It happens every year, right about this time, as parents send their children off to school. With the advent of social media, the complaints grow louder each year about the crushing blow of yeshiva day school tuition. This year, with the publication of a public Google document outlining Day School Tuition around the world, the exorbitant price of day school tuition is once again in the headlines.
But we had already known the truth: it might be $1,400 per child per year in one city, or $1,700 in another, but the high cost of day school tuition is a well-known fact in Orthodox circles. The crushing weight of tuition is crippling families, and has altered the very fabric of Orthodox life in the United States. Moreover, communal life revolves around fundraising for schools; every month there’s another program to raise money, from the Chinese Auction in the fall to the Purim Baskets in the winter to the annual dinner in the spring. To my mind, day school tuition is the great equalizer in the Orthodox community; if you have three or more children, then a family earning $80,000 (pre-tax) takes home essentially the same amount as a similar family earning double that; the first receives generous tuition assistance, while the second must pay full-fare. After taxes and tuition, both families are essentially in the same place, with just enough money to cover a mortgage payment (if they were lucky enough to buy a home before they had children), car payments, and basic expenses.
Most distressingly, there’s no real solution in sight. Sure, there’s administrative bloat, especially in the more established schools in major metropolitan areas. But schools have real costs, and those costs are not going down. Private education is expensive, and someone has to pay for it. While we can dream that Jewish billionaires establish slush-funds to cover our tuition, this has yet to happen and probably never will.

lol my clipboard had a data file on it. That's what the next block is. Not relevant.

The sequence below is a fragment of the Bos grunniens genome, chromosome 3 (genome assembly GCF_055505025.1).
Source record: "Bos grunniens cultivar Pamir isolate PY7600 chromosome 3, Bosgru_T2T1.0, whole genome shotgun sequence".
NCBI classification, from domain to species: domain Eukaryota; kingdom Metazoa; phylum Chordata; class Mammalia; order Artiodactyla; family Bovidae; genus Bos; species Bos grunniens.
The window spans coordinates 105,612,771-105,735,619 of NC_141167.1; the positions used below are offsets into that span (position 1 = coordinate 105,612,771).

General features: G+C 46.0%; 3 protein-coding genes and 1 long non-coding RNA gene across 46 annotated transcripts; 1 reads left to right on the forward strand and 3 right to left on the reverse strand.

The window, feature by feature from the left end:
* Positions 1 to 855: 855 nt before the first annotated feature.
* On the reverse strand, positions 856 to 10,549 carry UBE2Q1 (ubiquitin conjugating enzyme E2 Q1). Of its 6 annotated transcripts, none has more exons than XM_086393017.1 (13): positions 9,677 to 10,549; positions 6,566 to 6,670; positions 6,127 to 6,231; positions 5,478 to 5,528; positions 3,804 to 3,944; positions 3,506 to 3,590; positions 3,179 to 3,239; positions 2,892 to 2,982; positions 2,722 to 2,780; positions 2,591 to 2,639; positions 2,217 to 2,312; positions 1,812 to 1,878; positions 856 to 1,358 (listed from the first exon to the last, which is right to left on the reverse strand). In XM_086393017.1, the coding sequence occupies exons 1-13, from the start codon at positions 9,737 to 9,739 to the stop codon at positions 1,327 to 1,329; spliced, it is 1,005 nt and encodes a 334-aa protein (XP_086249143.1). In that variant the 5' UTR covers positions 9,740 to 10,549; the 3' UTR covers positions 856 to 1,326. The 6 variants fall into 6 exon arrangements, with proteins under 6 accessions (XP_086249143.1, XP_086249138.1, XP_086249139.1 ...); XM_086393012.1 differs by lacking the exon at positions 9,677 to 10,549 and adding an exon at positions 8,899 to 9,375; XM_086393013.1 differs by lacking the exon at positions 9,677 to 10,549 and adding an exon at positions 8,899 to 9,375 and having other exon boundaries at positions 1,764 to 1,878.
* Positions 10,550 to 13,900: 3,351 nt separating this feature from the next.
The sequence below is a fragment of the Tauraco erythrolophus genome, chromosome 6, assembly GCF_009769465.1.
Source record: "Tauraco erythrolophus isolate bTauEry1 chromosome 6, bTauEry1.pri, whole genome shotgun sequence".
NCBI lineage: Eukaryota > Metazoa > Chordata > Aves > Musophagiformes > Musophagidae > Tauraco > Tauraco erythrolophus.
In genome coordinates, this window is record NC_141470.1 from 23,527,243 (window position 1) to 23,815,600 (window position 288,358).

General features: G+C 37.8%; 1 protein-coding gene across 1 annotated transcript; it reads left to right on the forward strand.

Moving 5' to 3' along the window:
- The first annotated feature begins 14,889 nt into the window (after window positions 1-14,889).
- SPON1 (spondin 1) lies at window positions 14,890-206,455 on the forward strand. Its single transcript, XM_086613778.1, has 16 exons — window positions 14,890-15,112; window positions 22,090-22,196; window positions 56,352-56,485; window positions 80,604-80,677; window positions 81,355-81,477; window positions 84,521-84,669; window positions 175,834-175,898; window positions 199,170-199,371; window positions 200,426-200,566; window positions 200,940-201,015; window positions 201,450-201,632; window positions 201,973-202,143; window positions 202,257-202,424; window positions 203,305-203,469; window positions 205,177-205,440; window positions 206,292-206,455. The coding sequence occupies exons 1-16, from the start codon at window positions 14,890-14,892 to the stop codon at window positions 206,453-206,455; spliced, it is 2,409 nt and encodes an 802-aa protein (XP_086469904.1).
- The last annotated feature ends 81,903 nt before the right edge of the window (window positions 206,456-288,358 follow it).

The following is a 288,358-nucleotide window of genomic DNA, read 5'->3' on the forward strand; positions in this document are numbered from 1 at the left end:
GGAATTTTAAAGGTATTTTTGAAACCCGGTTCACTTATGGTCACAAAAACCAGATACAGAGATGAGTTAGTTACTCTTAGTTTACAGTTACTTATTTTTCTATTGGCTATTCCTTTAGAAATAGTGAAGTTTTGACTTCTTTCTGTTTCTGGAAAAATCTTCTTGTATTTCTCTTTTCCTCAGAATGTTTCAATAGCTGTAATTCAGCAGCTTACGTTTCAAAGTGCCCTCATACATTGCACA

Some suggest aliyah. After all, tuition for an excellent yeshiva day school in Israel, while not free, costs a fraction of tuition in the United States. By that measure, parents can also send their children to a high school program in Israel for free. Now I’m not going to dissuade anyone from aliyah – I’m all for it. In fact, when people ask how we make ends meet in Israel, I ask the exact opposite question: How do you people survive in the US, under the crushing blow of day school tuition? Moreover, I know that college tuition will cost 14,000 NIS (perhaps a bit more in the future, but not much) per child per year — less than the cost of a year of high school yeshiva tuition. The prospect of paying for college in America seems overwhelming to me. In the end, the greatly reduced pay scale in Israel matched with the cost in American of tuition and health insurance seem to be a wash. Unless you own a business (or work in medicine in America — and perhaps not even then!), you won’t be wealthy either way. So why not live in the Jewish state.
Yet, the truth is that most American Orthodox Jews are not making aliyah. We can lament that fact, but it’s the simple truth. And, most people also don’t want to send their children halfway around the world for high school, even if it’s free. That leaves parents stuck with the bill for day school tuition.